The 'Shock and Awe' of It All


Barry Diller is bolting from Vivendi Universal Entertainment as Mel Karmazin hangs in at Viacom Inc., but nobody cared much about that seemingly mundane stuff last week — except perhaps Barry and Mel.

Last Wednesday evening, President Bush authorized a "surgical strike" on Iraq, rather than the long anticipated "shock-and-awe" assault that the world had braced itself for, thanks to alarmist briefings from the Pentagon.

From the start of that surgical strike, the world as we knew it changed. The cable newsgathering organizations were there, 24/7, documenting it all and providing non-stop coverage of the horrifying events that were finally unfolding 6,000 miles away.

By last Thursday morning, the cable news networks had stopped running ads — which ironically have now become some kind of comforting symbol of domestic well-being, rather than the pesky annoyances that interrupt programming during safer times.

People in the streets of New York lined up at places like sports bars, where all TV sets were tuned into news of yet another strike on Baghdad. Around noon last Thursday, there had been yet another strike on the capital, but not yet the anticipated shock-and-awe assault.

War is a messy and unpredictable business, and this one is no different. People are fearful and confused, turning to cable news networks to learn what is going on in the world at large — a role that the broadcast networks had largely abdicated, at least temporarily, last Thursday evening.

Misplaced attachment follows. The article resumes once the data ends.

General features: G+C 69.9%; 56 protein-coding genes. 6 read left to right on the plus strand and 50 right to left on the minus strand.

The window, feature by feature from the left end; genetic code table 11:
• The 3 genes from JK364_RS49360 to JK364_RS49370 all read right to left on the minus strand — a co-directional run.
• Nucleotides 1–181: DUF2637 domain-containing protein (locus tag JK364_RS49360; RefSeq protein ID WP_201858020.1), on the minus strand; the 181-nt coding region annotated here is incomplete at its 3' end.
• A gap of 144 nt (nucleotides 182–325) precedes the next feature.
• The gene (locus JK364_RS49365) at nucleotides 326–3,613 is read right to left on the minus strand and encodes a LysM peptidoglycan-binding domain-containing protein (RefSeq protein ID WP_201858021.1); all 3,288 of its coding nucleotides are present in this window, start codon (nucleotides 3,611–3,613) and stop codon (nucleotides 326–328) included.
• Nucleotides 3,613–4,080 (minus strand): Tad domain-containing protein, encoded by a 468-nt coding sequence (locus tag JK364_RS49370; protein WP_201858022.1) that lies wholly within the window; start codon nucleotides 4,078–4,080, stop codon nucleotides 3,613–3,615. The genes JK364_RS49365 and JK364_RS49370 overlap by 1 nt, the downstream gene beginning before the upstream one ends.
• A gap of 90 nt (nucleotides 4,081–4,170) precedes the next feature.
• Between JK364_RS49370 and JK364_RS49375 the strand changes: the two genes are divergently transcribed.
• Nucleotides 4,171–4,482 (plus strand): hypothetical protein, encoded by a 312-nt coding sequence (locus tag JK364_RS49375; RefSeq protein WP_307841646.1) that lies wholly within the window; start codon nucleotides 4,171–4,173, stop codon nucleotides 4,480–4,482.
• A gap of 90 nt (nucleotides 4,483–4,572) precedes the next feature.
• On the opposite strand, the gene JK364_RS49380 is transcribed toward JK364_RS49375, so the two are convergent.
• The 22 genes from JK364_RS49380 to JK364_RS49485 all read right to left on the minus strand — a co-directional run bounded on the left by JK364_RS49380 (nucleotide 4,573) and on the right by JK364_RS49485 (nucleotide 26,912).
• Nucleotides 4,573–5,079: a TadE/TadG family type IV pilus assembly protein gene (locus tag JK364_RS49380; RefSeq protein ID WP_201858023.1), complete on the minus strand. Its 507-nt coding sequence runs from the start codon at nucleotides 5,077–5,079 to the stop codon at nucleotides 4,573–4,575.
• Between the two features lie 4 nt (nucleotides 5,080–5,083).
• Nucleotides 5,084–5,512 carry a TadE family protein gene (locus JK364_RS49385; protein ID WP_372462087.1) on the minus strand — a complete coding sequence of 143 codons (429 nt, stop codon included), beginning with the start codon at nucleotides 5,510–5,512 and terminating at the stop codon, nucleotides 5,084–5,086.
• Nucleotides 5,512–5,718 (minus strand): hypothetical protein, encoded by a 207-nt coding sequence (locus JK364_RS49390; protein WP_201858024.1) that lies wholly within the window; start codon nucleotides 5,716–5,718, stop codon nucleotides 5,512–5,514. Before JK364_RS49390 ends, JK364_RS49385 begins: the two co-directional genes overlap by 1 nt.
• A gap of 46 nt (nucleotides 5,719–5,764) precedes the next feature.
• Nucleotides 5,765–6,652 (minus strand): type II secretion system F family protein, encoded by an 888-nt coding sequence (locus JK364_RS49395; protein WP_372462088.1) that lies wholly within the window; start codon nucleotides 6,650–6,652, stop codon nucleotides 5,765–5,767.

CBS took advantage in what appeared to be a lull in the war action and ran the first of its scheduled "March Madness" college basketball games, while NBC ran its popular series Friends.

And that's exactly what they should have done. Viewers by now are habituated to turn to Cable News Network when madness erupts somewhere on the globe.

Meanwhile, surfing back to cable, CNN reporters last Thursday night were speculating on why the war game had changed — and whether Bush would indeed order the shock-and-awe attack at all.

After the first strike, there was a lot of reporting on whether Iraqi president Saddam Hussein was dead or alive. CNN reporters noted that the war was looking like a more methodical exercise, as our military forces were trying to size up what exactly was happening with Iraq's leadership.

Last Friday morning on my commuter train into Manhattan — replete with armed guards strolling through the cars — the chatter of my fellow passengers was pretty sobering stuff. Some debated if it was healthy to watch so much wall-to-wall coverage of war.

Interestingly some on the train complained that cable's extensive coverage was a dangerous thing. They said our troops are in danger, and the United States was tipping its hand and alerting the enemy as to what our next move might be.

I'm not in that camp. I applaud the cable news outlets for the excellent job they are doing in keeping us informed not only about this war, but for investing their resources to cover related events, like anti-war protests, all over the world — and attempting to provide some realistic assessments about actual or perceived dangers from terrorism.

But honestly, I pray for the day when the commercials are back on the cable news networks, a symbol that the world is perhaps a little safer than it has been since the beginning of the war on Iraq.

But I don't know. The shock and awe campaign just ensued.